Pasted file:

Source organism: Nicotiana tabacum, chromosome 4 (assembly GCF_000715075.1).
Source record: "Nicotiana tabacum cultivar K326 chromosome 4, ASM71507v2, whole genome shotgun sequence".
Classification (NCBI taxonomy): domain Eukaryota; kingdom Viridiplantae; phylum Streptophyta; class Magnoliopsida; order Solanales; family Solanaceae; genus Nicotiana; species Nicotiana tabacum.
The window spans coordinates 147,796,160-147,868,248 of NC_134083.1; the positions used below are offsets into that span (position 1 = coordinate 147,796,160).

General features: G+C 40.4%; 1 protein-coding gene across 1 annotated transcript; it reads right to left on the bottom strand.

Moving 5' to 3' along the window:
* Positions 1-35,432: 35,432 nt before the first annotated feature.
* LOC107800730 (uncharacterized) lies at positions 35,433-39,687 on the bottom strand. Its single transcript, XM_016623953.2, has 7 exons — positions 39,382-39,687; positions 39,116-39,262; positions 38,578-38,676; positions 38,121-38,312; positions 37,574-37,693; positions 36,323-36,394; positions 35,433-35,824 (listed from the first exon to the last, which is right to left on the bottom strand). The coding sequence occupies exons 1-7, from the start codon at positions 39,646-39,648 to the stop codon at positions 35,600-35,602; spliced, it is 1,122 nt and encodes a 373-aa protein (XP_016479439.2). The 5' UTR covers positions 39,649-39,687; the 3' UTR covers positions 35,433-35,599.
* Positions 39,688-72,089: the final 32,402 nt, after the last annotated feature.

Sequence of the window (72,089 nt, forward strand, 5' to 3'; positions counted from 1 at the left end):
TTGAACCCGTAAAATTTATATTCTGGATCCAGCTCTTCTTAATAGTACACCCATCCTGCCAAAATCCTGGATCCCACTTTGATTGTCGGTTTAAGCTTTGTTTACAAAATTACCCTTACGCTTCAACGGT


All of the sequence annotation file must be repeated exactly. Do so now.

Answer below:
Source organism: Nicotiana tabacum, chromosome 4 (assembly GCF_000715075.1).
Source record: "Nicotiana tabacum cultivar K326 chromosome 4, ASM71507v2, whole genome shotgun sequence".
Classification (NCBI taxonomy): domain Eukaryota; kingdom Viridiplantae; phylum Streptophyta; class Magnoliopsida; order Solanales; family Solanaceae; genus Nicotiana; species Nicotiana tabacum.
The window spans coordinates 147,796,160-147,868,248 of NC_134083.1; the positions used below are offsets into that span (position 1 = coordinate 147,796,160).

General features: G+C 40.4%; 1 protein-coding gene across 1 annotated transcript; it reads right to left on the bottom strand.

Moving 5' to 3' along the window:
* Positions 1-35,432: 35,432 nt before the first annotated feature.
* LOC107800730 (uncharacterized) lies at positions 35,433-39,687 on the bottom strand. Its single transcript, XM_016623953.2, has 7 exons — positions 39,382-39,687; positions 39,116-39,262; positions 38,578-38,676; positions 38,121-38,312; positions 37,574-37,693; positions 36,323-36,394; positions 35,433-35,824 (listed from the first exon to the last, which is right to left on the bottom strand). The coding sequence occupies exons 1-7, from the start codon at positions 39,646-39,648 to the stop codon at positions 35,600-35,602; spliced, it is 1,122 nt and encodes a 373-aa protein (XP_016479439.2). The 5' UTR covers positions 39,649-39,687; the 3' UTR covers positions 35,433-35,599.
* Positions 39,688-72,089: the final 32,402 nt, after the last annotated feature.

Sequence of the window (72,089 nt, forward strand, 5' to 3'; positions counted from 1 at the left end):
TTGAACCCGTAAAATTTATATTCTGGATCCAGCTCTTCTTAATAGTACACCCATCCTGCCAAAATCCTGGATCCCACTTTGATTGTCGGTTTAAGCTTTGTTTACAAAATTACCCTTACGCTTCAACGGT